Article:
Isn't this a disservice to teachers? Can't the UFT understand that teachers don't like disrupting students' schedule of lessons with irrelevant topics to students' scheduled topic for the period? This is no insignificant matter, particularly as many field supervisors are giving out career-endangering U-ratings.

Thursday, September 24, 2015

Why is the ATR pool still growing under deBlasio? Plus some questions ahead of the upcoming UFT ATR meetings

What's happening with the growing ATR pool?

It is unconfirmed that the Absent Teacher Reserve Pool has grown to as many as 4,000. What is driving the increasing number of excessed DOE staff? Despite the end of Bloomberg era closures, the growth of new schools and the growth of charters continues. As newer schools grow, taking more students, more classrooms, more teachers, existing schools lose students, lose space and lose staff. For those not in the know, the ATR pool includes guidance counselors (colloquially called ACRs, as they number in the hundreds), social workers, psychologists, librarians, besides strictly instructional staff. And by the way, the UFT has failed to unionize or demand that the DOE permanently hire various professionals such as part-time or itinerant nurses and guidance counselors. The UFT tolerates this privatized staffing, euphemistically called "service providers."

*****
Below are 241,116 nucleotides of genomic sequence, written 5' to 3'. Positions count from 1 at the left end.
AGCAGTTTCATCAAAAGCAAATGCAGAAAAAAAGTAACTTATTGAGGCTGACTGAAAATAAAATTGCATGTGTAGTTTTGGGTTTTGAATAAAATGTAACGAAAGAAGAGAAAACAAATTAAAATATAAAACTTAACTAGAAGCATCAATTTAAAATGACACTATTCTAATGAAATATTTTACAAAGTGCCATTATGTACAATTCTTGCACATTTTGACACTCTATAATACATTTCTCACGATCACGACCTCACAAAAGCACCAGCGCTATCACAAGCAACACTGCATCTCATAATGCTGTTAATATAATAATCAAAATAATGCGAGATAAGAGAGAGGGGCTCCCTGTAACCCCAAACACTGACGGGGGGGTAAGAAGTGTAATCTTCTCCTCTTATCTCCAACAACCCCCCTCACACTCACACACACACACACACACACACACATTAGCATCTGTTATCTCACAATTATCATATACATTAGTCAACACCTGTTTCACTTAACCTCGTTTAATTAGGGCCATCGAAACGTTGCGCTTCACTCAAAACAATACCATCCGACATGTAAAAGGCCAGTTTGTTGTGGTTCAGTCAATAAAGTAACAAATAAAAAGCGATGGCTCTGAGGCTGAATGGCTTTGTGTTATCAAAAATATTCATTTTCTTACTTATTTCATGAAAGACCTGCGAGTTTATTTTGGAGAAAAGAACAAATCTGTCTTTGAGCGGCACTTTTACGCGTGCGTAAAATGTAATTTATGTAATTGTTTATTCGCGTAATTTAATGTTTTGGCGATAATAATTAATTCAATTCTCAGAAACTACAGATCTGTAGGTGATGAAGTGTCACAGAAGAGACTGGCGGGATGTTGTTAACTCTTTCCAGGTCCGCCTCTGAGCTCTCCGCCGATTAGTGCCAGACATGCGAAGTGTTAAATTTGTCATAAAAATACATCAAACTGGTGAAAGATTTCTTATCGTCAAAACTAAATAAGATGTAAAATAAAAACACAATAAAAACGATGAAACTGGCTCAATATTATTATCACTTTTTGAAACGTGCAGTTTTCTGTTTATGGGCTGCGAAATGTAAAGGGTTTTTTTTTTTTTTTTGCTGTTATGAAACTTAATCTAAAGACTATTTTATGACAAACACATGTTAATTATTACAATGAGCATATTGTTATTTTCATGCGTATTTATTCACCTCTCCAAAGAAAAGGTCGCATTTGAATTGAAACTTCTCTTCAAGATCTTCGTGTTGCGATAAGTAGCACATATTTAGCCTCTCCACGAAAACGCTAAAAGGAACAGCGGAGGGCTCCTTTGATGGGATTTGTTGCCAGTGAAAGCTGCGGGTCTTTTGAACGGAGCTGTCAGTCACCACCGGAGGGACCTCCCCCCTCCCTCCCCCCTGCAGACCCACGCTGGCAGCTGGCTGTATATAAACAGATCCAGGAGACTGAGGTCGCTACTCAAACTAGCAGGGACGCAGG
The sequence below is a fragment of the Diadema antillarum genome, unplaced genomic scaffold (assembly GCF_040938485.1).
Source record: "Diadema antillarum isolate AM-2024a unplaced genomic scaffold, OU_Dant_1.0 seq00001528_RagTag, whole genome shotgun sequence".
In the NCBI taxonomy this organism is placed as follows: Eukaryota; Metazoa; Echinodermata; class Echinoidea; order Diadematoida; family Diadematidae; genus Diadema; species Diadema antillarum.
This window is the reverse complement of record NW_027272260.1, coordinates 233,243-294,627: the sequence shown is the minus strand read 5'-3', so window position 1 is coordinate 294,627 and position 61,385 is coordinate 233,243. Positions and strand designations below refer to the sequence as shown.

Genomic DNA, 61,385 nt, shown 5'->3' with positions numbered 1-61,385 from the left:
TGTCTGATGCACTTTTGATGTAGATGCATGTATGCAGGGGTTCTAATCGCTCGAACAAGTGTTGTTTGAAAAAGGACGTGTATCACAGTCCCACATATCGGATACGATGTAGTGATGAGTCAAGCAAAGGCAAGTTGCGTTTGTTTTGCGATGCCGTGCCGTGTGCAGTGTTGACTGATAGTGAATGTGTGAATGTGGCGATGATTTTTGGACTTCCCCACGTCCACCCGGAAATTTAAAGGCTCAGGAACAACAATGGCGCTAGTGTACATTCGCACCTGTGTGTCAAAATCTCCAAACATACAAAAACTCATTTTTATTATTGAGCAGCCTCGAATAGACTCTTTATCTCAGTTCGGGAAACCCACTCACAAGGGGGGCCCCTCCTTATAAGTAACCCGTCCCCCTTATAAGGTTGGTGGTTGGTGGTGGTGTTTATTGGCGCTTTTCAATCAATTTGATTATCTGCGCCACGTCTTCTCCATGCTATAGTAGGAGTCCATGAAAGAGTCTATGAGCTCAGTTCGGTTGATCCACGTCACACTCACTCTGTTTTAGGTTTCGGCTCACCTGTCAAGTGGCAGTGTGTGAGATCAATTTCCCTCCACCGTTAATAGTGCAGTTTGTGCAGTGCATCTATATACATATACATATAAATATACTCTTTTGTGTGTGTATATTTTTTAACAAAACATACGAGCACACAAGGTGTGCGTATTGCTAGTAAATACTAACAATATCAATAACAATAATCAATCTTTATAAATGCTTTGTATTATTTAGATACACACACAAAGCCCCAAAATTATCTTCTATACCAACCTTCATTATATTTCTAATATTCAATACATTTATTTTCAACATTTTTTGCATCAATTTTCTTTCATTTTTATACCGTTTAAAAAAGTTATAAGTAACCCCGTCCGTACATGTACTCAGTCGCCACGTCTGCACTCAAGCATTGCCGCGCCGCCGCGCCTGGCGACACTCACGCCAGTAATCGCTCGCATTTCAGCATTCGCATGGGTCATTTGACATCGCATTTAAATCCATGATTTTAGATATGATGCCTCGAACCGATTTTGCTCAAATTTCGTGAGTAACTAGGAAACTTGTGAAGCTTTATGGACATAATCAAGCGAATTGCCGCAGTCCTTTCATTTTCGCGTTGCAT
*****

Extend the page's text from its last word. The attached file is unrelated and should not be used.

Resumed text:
The DOE/UFT tell us that people are leaving the ATR pool. The DOE and the UFT both play the same numbers games, not giving us straight numbers about the ATR pool.

Members need to ask the UFT directly:

--How many people have been appointed from the pool, into schools?  That is, how many people have truly, permanently, left the ACR/ATR pool?